For David Burke, growing up gay in Calais, Maine, meant never being able to be himself. To be gay decades ago in rural Maine was to endure hateful slurs. For Burke, a disabled U.S. Army veteran, that meant being isolated and uncomfortable.
“They used to make fun of me and call me gay just because of the way I looked,” said Burke, who did not come out as a gay man until many years later.
Within 30 days of his high school graduation, he joined the army. When he left the army after seven years, he moved to Phoenix, Arizona, where he lived for 16 years before moving back to Maine in 2009.
Today, Maine is a more accepting place than it was, but Burke said members of the LGBTQ+ community still often find themselves isolated, especially in rural areas.
To help bridge that gap, Burke, a former programmer/analyst in the U.S. Army, designed OutInMaine.com, a website that helps members of the LGBTQ+ community find the people and resources that can help them feel comfortable being themselves.
“My goal from day one has been to bring the resources to the community and the community together,” said Burke.
The website launches January 1, 2019, and will include both a social calendar and a resource guide. The five categories of resources in the guide are “businesses,” “churches,” “schools,” “support organizations,” and “social groups.”
Businesses and organizations can add their information and events to the calendar now by visiting OutInMaine.com.
Beginning in January, users will be able to browse through upcoming events by date, category, location, and more. The service offers no and low-cost advertising to businesses and organizations and is free to website visitors.
The idea is to help people in a rural state find people they can talk to and to identify events and businesses where they will be accepted and comfortable.
Burke said the site is not just for the LGBTQ+ community. It is also for people who are supportive of the gay community but may not be gay themselves.
“It really is for the community. I want people…to feel comfortable in the state of Maine.”
Feeling safe and supported can be especially critical for young LGBTQ+ people. According to the Centers for Disease Control and Prevention, lesbian, bisexual, or gay young people were more than four times more likely to have attempted suicide at least once in the prior year compared to heterosexual youth.
While Maine has changed since his days as a teenager, Burke said it can still be an uncomfortable place for members of the LGBTQ+ community.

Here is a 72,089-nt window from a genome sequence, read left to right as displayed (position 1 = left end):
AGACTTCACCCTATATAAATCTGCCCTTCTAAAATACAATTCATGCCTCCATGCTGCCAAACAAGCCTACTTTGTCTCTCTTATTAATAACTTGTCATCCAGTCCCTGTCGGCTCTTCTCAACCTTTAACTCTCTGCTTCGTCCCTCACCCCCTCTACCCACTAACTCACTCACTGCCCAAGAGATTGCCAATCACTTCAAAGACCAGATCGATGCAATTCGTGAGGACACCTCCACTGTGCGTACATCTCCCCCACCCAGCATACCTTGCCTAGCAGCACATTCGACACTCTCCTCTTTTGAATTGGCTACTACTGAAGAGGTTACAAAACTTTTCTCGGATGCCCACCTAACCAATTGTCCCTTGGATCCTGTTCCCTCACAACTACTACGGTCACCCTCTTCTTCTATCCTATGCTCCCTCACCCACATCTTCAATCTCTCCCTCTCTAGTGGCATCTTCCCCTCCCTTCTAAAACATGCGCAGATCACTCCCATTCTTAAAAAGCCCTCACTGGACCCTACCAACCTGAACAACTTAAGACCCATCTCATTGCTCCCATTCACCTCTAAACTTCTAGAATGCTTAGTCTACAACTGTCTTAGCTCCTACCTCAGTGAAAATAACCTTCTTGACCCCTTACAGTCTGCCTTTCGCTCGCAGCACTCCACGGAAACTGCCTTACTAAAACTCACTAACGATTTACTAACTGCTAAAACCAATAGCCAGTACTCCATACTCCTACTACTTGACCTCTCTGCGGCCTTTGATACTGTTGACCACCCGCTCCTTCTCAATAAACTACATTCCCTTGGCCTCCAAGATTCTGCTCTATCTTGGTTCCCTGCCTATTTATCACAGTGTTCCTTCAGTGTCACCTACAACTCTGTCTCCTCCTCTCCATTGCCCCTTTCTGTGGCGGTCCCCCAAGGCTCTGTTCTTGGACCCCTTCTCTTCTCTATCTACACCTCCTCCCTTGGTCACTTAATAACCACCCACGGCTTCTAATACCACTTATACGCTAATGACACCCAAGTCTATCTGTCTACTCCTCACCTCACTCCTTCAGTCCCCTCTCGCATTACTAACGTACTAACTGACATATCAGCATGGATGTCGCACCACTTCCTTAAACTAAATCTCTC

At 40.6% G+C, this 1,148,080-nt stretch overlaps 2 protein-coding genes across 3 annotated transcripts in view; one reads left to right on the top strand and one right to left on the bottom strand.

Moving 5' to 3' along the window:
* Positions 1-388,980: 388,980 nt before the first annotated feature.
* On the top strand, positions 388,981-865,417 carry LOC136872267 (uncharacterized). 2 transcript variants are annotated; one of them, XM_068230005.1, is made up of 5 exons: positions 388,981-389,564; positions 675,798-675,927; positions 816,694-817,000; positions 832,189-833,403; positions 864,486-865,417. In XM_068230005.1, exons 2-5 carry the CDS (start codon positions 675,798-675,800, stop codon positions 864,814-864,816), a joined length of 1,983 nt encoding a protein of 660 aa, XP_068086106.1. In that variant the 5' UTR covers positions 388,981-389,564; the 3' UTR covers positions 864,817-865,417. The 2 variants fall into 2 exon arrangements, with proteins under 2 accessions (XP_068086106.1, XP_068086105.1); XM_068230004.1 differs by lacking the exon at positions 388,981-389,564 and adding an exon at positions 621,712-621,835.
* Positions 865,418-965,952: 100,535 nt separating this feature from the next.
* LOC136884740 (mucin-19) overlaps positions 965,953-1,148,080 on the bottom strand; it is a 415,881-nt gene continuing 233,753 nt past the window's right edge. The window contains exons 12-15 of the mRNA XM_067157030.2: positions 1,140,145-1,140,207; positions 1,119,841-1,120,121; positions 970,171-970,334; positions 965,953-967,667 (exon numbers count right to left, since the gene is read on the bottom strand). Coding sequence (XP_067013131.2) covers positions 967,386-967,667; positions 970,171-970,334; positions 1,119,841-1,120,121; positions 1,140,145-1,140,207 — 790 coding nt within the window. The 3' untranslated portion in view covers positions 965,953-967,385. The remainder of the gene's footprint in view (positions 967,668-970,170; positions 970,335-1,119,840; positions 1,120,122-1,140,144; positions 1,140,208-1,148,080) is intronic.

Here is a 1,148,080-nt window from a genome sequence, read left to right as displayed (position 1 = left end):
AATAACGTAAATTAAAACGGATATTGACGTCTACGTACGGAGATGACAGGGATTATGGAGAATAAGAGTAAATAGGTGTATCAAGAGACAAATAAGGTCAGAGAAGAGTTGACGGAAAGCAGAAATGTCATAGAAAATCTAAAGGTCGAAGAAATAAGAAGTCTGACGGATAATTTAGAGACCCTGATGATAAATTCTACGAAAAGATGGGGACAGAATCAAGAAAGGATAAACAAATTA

Recently, when he was stopped at a stop sign, an older man in a pickup apparently noticed the “OutinMaine” sign on the outside of Burke’s vehicle and started yelling at him.
Burke waved and wished the man a good day before driving away.
In cities like Bangor and Portland, gay organizations are more prominent and young people are more comfortable being out, but he said people from Bangor are sometimes unaware of the resources in Portland and vice versa. Burke said he hopes the website will help resources in different parts of the state build connections to each other.
In rural areas where there is more stigma toward being gay and where organizations supportive of the gay community are fewer and farther between, a resource that can help LGBTQ+ people find the connections they need to feel supported and accepted is especially important.
“You need someone to validate your feelings,” said Burke.
This June, while researching the need for a way to connect people, Burke went to five Gay Pride events and received feedback from more than 800 people who answered surveys.
The results were uniformly positive.
Burke said men who were in their 50s and 60s and just coming out approached him and talked about the need for a site that helps people connect.
In addition to social events, the calendar will include phone numbers for support groups and churches who are accepting of the gay community.
Businesses that list on the site will get free advertising, including for listed special events or sales.
Burke said he will also reach out to gay tourism websites and the Maine Department of Tourism to connect with gay people from other areas who are in Maine on vacation.
The more people and businesses who use the resource, the more useful it will be. Burke said he would love to have 500 or more businesses on the site because that would send a powerful message that Maine is accepting.
Burke’s vision for the future is to expand OutInMaine to the other New England states, forming sister companies with their own “OutIn…” under a new umbrella company called “OutInNewEngland,” with each of these states having their own active social calendar.